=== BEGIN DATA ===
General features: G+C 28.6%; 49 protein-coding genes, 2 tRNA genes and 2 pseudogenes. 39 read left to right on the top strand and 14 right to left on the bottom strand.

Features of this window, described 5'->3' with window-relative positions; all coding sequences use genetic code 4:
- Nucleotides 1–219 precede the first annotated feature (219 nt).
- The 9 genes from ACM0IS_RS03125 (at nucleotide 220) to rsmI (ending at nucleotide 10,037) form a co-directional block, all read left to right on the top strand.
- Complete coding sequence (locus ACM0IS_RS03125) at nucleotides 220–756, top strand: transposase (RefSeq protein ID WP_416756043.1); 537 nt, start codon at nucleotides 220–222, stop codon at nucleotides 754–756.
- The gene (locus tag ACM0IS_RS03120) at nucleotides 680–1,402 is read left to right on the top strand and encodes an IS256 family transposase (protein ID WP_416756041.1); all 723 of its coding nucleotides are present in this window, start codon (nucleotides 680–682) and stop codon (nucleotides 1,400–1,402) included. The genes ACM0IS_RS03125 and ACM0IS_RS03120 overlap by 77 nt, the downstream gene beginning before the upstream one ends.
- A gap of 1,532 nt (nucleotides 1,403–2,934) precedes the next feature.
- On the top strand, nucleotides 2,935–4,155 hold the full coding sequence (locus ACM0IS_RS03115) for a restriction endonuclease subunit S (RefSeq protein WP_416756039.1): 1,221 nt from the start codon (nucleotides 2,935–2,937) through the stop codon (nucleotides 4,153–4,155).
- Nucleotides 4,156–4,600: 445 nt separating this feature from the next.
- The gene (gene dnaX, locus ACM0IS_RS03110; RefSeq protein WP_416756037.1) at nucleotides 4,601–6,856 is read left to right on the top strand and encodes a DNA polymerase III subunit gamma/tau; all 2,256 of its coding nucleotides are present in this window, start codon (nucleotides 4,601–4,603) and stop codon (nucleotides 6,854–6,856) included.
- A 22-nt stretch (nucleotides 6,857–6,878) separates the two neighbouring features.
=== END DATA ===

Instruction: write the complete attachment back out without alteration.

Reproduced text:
General features: G+C 28.6%; 49 protein-coding genes, 2 tRNA genes and 2 pseudogenes. 39 read left to right on the top strand and 14 right to left on the bottom strand.

Features of this window, described 5'->3' with window-relative positions; all coding sequences use genetic code 4:
- Nucleotides 1–219 precede the first annotated feature (219 nt).
- The 9 genes from ACM0IS_RS03125 (at nucleotide 220) to rsmI (ending at nucleotide 10,037) form a co-directional block, all read left to right on the top strand.
- Complete coding sequence (locus ACM0IS_RS03125) at nucleotides 220–756, top strand: transposase (RefSeq protein ID WP_416756043.1); 537 nt, start codon at nucleotides 220–222, stop codon at nucleotides 754–756.
- The gene (locus tag ACM0IS_RS03120) at nucleotides 680–1,402 is read left to right on the top strand and encodes an IS256 family transposase (protein ID WP_416756041.1); all 723 of its coding nucleotides are present in this window, start codon (nucleotides 680–682) and stop codon (nucleotides 1,400–1,402) included. The genes ACM0IS_RS03125 and ACM0IS_RS03120 overlap by 77 nt, the downstream gene beginning before the upstream one ends.
- A gap of 1,532 nt (nucleotides 1,403–2,934) precedes the next feature.
- On the top strand, nucleotides 2,935–4,155 hold the full coding sequence (locus ACM0IS_RS03115) for a restriction endonuclease subunit S (RefSeq protein WP_416756039.1): 1,221 nt from the start codon (nucleotides 2,935–2,937) through the stop codon (nucleotides 4,153–4,155).
- Nucleotides 4,156–4,600: 445 nt separating this feature from the next.
- The gene (gene dnaX, locus ACM0IS_RS03110; RefSeq protein WP_416756037.1) at nucleotides 4,601–6,856 is read left to right on the top strand and encodes a DNA polymerase III subunit gamma/tau; all 2,256 of its coding nucleotides are present in this window, start codon (nucleotides 4,601–4,603) and stop codon (nucleotides 6,854–6,856) included.
- A 22-nt stretch (nucleotides 6,857–6,878) separates the two neighbouring features.